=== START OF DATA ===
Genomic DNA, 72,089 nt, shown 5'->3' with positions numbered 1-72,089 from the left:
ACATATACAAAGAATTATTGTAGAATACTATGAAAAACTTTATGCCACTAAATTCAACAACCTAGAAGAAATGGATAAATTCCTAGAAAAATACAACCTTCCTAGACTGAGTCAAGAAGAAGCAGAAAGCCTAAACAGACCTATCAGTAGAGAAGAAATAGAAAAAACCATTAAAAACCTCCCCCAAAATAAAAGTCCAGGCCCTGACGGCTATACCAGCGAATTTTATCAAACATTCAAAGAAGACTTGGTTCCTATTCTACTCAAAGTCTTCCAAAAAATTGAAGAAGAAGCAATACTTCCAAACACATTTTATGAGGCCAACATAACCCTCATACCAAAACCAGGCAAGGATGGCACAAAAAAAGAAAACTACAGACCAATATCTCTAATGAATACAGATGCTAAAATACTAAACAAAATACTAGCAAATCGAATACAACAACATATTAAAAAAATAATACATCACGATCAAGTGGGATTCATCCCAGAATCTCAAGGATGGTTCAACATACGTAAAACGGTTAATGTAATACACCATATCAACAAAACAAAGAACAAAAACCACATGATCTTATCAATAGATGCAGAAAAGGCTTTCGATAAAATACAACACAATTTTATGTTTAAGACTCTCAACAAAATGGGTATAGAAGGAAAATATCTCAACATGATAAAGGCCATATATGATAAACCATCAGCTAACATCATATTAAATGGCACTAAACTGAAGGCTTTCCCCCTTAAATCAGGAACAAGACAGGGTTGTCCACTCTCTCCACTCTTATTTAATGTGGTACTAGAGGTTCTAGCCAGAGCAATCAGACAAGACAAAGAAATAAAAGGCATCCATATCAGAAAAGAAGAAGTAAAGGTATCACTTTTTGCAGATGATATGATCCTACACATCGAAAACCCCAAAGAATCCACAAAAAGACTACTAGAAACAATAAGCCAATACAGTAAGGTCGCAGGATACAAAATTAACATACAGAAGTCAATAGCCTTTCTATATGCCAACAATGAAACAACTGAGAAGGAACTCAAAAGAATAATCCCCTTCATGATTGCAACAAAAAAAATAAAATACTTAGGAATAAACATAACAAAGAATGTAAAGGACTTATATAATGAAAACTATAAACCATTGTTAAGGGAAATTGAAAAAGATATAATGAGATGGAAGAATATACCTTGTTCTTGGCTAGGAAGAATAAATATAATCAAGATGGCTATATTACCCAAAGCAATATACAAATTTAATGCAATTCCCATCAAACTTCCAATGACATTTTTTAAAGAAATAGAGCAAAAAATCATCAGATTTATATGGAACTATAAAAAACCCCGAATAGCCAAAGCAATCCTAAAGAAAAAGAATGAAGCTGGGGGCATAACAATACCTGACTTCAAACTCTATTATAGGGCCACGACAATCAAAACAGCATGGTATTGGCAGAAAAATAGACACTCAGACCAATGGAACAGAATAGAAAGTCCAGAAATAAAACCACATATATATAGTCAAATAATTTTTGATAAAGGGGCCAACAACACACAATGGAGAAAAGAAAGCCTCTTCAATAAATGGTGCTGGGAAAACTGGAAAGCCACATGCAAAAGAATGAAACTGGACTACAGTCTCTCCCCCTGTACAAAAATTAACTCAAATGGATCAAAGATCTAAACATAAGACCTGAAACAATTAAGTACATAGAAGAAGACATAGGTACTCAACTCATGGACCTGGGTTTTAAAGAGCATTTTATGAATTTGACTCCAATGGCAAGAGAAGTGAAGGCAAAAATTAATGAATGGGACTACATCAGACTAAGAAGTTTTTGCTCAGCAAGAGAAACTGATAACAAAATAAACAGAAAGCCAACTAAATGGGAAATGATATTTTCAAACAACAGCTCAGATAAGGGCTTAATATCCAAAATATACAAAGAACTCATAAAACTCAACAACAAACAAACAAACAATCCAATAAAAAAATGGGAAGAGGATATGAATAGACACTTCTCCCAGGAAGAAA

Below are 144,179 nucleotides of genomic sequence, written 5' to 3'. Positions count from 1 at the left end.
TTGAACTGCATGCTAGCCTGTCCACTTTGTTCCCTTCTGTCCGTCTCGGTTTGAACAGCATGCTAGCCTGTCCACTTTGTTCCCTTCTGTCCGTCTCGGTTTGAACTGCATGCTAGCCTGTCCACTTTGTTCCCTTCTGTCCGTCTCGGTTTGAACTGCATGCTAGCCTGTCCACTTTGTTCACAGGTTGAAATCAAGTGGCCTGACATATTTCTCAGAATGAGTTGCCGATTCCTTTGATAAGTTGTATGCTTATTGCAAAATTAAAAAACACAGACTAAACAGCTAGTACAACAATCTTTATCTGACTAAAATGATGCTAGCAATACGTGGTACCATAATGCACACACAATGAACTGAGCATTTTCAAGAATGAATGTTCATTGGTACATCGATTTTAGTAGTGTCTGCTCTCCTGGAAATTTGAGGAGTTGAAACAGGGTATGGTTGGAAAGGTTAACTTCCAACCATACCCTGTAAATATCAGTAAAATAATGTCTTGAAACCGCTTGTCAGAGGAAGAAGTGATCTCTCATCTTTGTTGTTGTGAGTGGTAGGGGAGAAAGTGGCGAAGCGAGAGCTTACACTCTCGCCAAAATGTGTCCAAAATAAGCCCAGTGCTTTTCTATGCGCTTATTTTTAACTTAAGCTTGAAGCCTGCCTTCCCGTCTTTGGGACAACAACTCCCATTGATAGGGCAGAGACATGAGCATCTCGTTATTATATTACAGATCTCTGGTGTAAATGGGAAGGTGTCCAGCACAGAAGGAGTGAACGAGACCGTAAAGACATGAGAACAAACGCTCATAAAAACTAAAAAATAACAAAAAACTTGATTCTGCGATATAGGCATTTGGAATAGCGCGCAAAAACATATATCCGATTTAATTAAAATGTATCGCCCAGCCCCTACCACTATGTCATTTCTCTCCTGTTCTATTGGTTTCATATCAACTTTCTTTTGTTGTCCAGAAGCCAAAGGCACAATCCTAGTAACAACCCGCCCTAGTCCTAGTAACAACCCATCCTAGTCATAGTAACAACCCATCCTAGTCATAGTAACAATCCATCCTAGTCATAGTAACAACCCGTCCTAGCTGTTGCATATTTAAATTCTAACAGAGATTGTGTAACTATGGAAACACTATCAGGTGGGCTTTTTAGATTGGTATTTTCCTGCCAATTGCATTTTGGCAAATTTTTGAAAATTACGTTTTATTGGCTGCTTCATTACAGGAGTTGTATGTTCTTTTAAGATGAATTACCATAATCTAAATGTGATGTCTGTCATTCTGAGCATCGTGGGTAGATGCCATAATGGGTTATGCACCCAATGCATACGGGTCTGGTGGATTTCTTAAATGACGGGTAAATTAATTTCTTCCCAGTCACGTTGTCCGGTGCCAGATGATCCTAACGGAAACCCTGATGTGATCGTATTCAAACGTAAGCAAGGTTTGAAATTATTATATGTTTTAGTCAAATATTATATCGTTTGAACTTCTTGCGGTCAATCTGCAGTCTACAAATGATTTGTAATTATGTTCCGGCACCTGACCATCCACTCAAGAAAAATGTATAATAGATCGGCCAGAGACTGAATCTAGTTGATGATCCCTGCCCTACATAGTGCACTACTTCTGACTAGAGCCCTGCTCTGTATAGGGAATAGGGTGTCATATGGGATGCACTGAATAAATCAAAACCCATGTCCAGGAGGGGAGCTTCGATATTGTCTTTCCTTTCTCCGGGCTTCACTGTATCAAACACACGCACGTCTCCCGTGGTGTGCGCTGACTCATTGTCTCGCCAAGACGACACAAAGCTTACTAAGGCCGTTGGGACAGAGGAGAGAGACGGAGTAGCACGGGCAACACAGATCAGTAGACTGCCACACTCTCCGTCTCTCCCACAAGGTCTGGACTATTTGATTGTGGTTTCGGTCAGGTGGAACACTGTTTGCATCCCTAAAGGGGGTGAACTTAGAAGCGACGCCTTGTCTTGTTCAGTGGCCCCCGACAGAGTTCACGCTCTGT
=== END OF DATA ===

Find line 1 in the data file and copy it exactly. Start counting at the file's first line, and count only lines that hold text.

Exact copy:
Genomic DNA, 72,089 nt, shown 5'->3' with positions numbered 1-72,089 from the left: